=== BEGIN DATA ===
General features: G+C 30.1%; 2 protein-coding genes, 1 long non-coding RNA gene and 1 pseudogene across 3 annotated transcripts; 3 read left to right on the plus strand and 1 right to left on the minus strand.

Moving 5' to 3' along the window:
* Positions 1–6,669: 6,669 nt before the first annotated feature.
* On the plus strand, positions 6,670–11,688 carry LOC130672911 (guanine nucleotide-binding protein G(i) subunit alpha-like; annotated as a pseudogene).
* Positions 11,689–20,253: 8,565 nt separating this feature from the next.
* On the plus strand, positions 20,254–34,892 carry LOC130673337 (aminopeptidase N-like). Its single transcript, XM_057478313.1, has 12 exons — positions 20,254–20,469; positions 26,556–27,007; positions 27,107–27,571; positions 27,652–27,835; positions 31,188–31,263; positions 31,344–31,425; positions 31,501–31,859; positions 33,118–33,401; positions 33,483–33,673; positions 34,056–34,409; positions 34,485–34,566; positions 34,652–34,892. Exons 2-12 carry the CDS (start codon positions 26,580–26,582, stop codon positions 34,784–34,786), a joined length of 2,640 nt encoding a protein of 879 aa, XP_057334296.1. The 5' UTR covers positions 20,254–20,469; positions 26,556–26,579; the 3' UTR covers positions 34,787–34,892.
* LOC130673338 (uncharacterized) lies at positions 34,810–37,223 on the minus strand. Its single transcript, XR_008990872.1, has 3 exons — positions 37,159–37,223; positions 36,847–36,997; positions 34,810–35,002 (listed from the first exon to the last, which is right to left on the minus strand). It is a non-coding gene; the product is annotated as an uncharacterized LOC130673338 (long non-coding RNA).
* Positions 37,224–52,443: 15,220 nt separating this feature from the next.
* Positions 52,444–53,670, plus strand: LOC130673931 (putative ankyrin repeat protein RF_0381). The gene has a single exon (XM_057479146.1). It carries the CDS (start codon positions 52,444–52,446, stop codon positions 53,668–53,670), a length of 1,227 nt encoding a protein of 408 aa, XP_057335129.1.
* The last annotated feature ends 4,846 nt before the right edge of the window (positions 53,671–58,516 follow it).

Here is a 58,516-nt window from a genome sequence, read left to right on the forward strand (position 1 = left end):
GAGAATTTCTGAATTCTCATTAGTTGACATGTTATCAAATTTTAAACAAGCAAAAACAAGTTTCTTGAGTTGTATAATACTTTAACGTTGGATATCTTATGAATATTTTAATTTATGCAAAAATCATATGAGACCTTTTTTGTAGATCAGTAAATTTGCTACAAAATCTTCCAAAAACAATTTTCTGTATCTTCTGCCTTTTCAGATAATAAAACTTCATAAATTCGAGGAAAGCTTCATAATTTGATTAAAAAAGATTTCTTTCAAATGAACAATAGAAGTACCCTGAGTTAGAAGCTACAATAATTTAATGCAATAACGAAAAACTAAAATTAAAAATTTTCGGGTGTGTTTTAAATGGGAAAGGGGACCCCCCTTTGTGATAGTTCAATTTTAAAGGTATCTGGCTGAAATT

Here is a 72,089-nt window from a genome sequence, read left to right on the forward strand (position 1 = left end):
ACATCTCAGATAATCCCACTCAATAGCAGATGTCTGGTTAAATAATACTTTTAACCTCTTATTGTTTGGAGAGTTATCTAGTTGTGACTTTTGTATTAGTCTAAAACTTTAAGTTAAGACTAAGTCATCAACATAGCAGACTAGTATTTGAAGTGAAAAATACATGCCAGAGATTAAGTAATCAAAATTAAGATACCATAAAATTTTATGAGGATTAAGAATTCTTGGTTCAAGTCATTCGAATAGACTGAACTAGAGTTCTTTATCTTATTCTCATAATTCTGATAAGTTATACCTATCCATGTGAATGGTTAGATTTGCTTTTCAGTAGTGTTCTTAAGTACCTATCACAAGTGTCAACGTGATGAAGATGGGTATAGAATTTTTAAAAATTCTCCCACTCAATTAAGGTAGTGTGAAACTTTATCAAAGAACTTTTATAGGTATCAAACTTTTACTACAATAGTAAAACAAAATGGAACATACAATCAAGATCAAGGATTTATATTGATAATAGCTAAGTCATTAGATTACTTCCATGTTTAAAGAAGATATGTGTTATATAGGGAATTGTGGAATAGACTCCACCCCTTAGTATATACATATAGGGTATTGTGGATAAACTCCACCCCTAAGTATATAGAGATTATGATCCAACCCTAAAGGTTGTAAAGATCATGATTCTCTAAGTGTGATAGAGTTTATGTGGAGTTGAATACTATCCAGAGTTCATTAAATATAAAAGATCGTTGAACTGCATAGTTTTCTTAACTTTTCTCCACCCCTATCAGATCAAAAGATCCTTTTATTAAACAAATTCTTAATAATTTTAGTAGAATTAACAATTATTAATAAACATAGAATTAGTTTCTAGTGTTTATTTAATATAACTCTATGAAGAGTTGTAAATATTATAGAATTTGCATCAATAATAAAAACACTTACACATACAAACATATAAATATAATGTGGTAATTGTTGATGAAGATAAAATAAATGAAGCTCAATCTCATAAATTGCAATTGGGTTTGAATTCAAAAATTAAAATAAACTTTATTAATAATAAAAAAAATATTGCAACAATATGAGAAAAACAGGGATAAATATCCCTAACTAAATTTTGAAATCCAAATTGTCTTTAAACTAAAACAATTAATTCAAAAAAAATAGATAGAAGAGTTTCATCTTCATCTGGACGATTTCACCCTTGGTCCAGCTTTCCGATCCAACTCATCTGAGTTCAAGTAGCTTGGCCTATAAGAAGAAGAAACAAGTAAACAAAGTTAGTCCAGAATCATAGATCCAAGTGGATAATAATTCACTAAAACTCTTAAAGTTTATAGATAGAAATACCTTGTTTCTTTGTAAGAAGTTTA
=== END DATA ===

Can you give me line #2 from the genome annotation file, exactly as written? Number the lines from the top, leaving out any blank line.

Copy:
Moving 5' to 3' along the window: